The proper place to correct the imperfect negative is in the darkroom and at least 90% of the negatives that will permit of after treatment can be corrected by reduction, assuming, of course, that very few darkroom workers under-develop.

All negatives should at least have the normal time of development. There is no excuse for under-development when tanks are in such general use and it is so simple to develop for a given time. And it is better to over than under-develop for the negative is more readily corrected.

Reduction will correct two different negative faults provided the correct reducer is used. The first is over-exposure which produces too much density if the negative has normal development. The over-exposed negative should not have less than normal development because short development will reduce its contrast.

The second fault is excessive contrast caused by over-lighting, under exposure or over development, which produces negatives that are harsh and unpleasing. Contrast can be reduced with the proper reducer provided the negative has been fully developed.

When you watch the development of an over-exposure you will notice that the entire surface of the negative flashes up as though exposure had been equal over all parts. But as development continues and you hold the negative to the light you find there is an image beneath this surface silver deposit, and you must give the full time of development in order to reach it and bring it out.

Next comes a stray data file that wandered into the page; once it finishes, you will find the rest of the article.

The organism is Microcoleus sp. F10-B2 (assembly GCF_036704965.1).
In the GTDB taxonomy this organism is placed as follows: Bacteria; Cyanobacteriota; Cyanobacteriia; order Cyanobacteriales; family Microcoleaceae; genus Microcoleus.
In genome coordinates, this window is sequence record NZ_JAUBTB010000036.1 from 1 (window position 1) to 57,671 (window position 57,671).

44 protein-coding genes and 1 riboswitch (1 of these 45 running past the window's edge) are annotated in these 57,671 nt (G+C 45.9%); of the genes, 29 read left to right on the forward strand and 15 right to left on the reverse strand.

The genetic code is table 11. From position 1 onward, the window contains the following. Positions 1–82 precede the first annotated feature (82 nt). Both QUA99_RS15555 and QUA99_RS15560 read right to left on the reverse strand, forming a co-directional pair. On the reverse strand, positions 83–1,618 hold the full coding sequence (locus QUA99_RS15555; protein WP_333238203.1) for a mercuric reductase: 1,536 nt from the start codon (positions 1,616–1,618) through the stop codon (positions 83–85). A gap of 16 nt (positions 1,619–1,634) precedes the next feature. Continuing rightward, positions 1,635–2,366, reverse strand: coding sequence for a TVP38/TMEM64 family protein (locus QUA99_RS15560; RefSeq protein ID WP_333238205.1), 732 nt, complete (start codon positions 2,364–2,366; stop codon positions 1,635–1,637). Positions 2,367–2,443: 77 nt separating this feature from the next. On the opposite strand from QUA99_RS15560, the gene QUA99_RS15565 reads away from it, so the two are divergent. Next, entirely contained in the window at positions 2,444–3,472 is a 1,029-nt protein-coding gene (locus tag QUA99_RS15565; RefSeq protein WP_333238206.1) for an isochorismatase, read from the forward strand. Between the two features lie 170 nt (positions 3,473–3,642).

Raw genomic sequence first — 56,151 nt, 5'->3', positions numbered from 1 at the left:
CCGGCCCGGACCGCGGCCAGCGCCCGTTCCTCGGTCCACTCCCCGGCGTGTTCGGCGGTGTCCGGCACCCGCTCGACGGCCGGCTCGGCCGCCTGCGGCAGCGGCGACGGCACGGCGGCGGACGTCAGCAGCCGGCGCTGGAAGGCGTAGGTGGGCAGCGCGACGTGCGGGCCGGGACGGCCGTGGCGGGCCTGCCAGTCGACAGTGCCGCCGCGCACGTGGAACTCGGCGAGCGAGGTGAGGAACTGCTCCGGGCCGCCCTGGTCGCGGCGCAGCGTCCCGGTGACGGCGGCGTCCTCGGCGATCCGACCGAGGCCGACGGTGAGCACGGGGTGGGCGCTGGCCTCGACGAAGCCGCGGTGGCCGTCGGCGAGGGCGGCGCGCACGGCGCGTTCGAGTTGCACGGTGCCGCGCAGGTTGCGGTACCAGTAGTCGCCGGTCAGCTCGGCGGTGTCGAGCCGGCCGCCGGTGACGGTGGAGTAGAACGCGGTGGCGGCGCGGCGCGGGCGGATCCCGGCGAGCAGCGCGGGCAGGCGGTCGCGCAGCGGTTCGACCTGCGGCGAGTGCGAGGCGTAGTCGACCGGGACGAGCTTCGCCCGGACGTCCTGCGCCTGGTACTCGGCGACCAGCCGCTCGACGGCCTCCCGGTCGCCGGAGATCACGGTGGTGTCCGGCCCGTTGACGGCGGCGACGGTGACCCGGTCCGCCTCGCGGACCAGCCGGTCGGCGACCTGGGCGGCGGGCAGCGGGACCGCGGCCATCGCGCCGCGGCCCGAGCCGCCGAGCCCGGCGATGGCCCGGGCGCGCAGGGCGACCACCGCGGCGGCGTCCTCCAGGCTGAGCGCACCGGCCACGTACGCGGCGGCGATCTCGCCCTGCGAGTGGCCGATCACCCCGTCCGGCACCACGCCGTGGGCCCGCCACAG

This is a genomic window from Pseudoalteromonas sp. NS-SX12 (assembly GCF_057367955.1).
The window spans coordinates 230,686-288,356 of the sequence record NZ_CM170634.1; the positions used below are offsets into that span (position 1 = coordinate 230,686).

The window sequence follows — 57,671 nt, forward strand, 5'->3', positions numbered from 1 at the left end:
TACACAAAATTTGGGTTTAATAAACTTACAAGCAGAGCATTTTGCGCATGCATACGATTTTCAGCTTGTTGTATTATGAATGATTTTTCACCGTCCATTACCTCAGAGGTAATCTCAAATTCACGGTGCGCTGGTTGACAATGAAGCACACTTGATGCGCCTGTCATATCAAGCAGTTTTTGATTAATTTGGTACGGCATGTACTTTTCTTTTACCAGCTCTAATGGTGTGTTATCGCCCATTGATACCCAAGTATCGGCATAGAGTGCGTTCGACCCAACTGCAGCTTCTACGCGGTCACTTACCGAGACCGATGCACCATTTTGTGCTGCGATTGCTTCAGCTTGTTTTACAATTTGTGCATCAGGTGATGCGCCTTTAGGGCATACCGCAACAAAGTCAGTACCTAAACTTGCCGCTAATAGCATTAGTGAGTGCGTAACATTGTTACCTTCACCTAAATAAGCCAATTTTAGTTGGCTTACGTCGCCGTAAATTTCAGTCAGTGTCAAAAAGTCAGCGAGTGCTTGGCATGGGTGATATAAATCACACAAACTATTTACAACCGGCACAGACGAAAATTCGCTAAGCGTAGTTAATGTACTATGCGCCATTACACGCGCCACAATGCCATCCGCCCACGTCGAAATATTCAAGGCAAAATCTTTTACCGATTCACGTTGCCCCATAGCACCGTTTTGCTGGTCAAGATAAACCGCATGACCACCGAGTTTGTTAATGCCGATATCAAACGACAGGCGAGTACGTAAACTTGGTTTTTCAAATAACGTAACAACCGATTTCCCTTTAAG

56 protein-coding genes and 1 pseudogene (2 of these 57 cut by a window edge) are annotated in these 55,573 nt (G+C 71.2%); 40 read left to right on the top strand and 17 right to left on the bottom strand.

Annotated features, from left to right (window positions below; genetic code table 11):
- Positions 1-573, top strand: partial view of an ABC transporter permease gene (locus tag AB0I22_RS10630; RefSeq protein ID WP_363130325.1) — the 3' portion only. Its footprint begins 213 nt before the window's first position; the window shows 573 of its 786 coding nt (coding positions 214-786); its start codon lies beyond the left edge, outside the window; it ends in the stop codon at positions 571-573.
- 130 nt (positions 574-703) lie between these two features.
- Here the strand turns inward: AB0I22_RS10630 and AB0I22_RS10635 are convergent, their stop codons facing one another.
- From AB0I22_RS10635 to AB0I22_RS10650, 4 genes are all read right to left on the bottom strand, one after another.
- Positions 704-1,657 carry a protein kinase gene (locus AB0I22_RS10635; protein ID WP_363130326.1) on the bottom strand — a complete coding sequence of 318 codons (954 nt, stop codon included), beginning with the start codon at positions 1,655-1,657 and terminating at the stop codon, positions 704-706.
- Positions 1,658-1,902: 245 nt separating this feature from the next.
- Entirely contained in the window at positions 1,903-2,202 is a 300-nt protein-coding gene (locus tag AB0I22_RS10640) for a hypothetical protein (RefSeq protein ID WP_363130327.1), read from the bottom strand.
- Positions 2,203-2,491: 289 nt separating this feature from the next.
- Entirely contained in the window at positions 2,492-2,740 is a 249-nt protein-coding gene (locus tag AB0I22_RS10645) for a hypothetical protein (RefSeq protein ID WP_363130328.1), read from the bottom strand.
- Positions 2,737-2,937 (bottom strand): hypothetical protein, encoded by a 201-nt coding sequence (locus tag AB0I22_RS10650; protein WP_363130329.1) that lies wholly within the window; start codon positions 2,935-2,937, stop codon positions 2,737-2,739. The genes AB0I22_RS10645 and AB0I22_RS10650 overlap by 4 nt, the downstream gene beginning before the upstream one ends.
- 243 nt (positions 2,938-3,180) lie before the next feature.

Though your negative may have been quite a bit over-exposed you can still secure a very good result provided you develop full time. Then to remove the excessive density, which is almost an even deposit of silver over the entire area, you must use a reducer which will cut away this silver equally over all parts. The well known Farmer's Reducer or the Permanganate Reducer given below have this action.

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By D. D. Spellman Detroit, Mich.

Farmer's Reducer


Water 1 oz.

Potassium Ferricyanide 15 grs.

Water 32 ozs.

Hypo 1 oz.

Add A to B, use a white tray to see results best and work by artificial light. When sufficient reduction is secured wash the negatives thoroughly.

Permanganate Reducer


Water 1 oz.

Potassium Permanganate 24 grs.


Water 1 oz.

Sulphuric Acid, C. P. 1/4 dram

The negative must be thoroughly washed to remove all traces of hypo before it is reduced.

For use take 1 dram A, 2 drams B and 8 ounces of water. When the negative has been sufficiently reduced, place it in a fresh Acid Fixing Bath for a few minutes, to remove yellow stain, after which, wash thoroughly.

The negative which is too contrasty from over-lighting or which has been under-exposed and forced in development but which has no more density in the shadows or lower tones than is wanted, can not be reduced successfully with Farmer's or Permanganate Reducers. Such reducers would completely cut out the shadow detail before they had sufficiently reduced the highlights and the excessive contrast of the negative would actually be increased.